Period: 1 September 2004 - 31 March 2005. Country: India
(1) A Farming System Research Aimed at Conserving and Revising Low-cost Agriculture in the Koya area of South India
TSUNASHIMA Hiroyuki  (Division of Asian Area Studies)
Key Words: Chili, High-Cost Commercial Cropping, Alternative Pesticides, Non-Timber Forest Products, Sorghum

Fishing in an irrigation tank in the dry season (March).
A periodic market the villagers usually visit. There were 170 shops at the time the photo was taken.
A villager is drying seeds and fruit skins of Strychnos potatorum (local name: sirra) to sell in the periodic market (December).
(2) To carry out action-oriented research into a farming system, not necessarily based on any prior research, with the aim of making a contribution toward rural development in a particular village of the Koya people, whom I encountered by chance. The research does not aim to pursue a specific original idea.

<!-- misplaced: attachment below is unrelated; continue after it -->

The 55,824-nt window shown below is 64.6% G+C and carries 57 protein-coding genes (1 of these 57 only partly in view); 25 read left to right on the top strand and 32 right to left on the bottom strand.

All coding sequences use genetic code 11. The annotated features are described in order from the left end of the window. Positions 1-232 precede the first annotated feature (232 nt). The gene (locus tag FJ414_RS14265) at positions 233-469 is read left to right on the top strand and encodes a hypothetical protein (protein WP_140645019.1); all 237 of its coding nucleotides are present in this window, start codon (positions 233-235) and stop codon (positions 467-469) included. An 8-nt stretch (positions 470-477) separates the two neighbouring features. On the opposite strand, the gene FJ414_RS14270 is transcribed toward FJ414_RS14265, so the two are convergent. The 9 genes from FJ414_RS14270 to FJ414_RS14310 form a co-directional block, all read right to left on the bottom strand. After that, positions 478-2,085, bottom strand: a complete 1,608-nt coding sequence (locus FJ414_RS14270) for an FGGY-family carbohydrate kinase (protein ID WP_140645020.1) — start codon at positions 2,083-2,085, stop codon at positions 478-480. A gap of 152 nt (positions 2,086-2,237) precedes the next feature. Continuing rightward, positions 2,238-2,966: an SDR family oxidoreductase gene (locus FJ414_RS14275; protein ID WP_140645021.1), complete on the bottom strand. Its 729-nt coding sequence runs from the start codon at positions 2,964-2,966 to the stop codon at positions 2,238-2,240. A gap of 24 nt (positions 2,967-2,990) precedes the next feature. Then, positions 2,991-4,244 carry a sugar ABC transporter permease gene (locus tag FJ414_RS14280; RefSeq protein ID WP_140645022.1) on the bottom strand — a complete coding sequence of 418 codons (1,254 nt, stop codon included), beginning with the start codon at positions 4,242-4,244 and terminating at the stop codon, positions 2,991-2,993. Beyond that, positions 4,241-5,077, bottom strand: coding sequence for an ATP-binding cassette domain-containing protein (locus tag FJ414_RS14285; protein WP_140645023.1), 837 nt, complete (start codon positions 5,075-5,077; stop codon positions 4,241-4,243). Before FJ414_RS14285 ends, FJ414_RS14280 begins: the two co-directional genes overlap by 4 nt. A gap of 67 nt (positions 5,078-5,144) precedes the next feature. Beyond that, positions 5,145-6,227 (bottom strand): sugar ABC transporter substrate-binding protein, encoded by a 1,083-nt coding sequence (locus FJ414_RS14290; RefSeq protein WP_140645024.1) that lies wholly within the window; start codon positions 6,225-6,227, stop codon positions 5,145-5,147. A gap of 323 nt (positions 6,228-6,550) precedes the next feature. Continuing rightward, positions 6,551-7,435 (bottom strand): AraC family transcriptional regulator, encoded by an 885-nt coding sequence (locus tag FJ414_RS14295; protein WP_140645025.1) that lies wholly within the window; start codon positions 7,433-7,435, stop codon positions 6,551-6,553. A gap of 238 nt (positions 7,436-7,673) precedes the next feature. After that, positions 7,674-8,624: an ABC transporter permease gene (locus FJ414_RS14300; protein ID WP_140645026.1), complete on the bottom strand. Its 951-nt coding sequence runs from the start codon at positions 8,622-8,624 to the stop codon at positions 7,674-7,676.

(3) In my pre-doctorial thesis, I described how agriculture in the study village has changed from low-input subsistence to high-input commercial farming. During this trip, I focused in particular on some issues concerning the high production costs of chili cultivation. As presently the tendency toward high-input commercial cropping is becoming more and more intense, the villagers have become increasingly aware of problems associated with this method of cultivation. The following is the information acquired during this trip. The cost for insect pest control (especially thrips) amounts to 20% of total production costs, and most villagers have to borrow the money. If the selling price of the chili harvest drops – this year it actually dropped by 30% over the previous year — the villagers end up falling into debt. In addition to the costs, the pesticides often cause nausea or rashes when villagers have sprayed and been exposed to them. Among the villagers who sprayed pesticides this year, 18% had to receive injections because of intolerable nausea or rashes. However, no other pest control method has been introduced or examined. Recently, some local NGOs have begun planning to introduce some alternative methods, using alternative pesticides made from locally available materials instead of chemical pesticides. Fortunately, the villagers have a great deal of knowledge about local valuable plants, e.g., they know that a form of pesticide can be made from the fruits of Strychnos spp., a kind of non-timber forest product. In fact, some landless farmers gather and sell its fruits to governmental traders. Since chili harvesting requires great labor power, the chili cultivators in the village experience labor shortages. To cope with this, in the harvest season, many seasonal laborers come or migrate in not only from neighboring villages but also from beyond the State border. They could be included in the low-cost agriculture that is being proposed, if they can gather some valuable plants and process them to sell as alternative pesticides.

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